“The new Avon Grove High School provides a multitude of opportunities to enhance student learning,” Marchese said. “The building’s design includes a strong emphasis on flexible instructional opportunities. These opportunities are visible through the learning spaces that support our STEM-based curriculum. Additional design features that promote further opportunities include the outdoor courtyard, and the learning stairs. A state-of-the-art auditorium will enhance the productions and performances for our students involved in theater, music and sound. Our students will also benefit from the expanded facility options that support the health and physical education curriculum and athletic programs.”
A few dozen people, mostly school district officials, members of the construction team, and Penn Township supervisors, gathered on the site for the groundbreaking ceremony. The event was not open to the public because of the ongoing effort to promote for social distancing and prevent the spread of COVID-19. However, the groundbreaking ceremony was recorded and can be viewed on the school district’s website at www.avongrove.org.
A number of guest speakers talked about the significance of the new school and what it will mean to Avon Grove.
Victor Mantegna, the vice chairman of the Penn Township Board of Supervisors, said, “In a few minutes, we’re going to be picking up shovels and turning over dirt, the same dirt farmers have been turning over for over 100 years.”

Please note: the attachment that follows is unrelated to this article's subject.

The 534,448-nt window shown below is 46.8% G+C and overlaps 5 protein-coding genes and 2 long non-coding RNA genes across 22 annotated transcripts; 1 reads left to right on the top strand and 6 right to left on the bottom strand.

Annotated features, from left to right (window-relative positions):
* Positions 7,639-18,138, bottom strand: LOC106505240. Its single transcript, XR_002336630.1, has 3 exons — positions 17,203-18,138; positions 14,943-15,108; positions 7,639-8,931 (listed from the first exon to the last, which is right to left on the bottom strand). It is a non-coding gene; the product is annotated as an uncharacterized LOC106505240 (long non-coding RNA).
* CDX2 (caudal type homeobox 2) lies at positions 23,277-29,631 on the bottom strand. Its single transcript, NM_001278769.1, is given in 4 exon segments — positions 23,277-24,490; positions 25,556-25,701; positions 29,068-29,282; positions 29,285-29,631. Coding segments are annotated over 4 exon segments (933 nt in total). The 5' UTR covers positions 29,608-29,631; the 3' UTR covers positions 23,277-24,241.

Mantegna said that those farmers have grown food that provided nourishment for people. Now, the land will have a new purpose as generations of future leaders will be educated in the new school.
Wood talked about how the new high school will be a focal point for the entire community for sports, the arts, cultural events, and social gatherings.
“This new high school will—quite literally—belong to the community,” he said, explaining that the new high school is being designed to allow for community involvement.
He emphasized the importance of good schools to any community.
“A community that doesn’t invest in its schools is a dying community,” Wood said. “It is undeniable that it is the quality of public schools that attracts and keeps young families living in a community.”
Wood pledged that the school district will be willing to listen to any concerns or issues that are raised by people who live in the area around the new high school.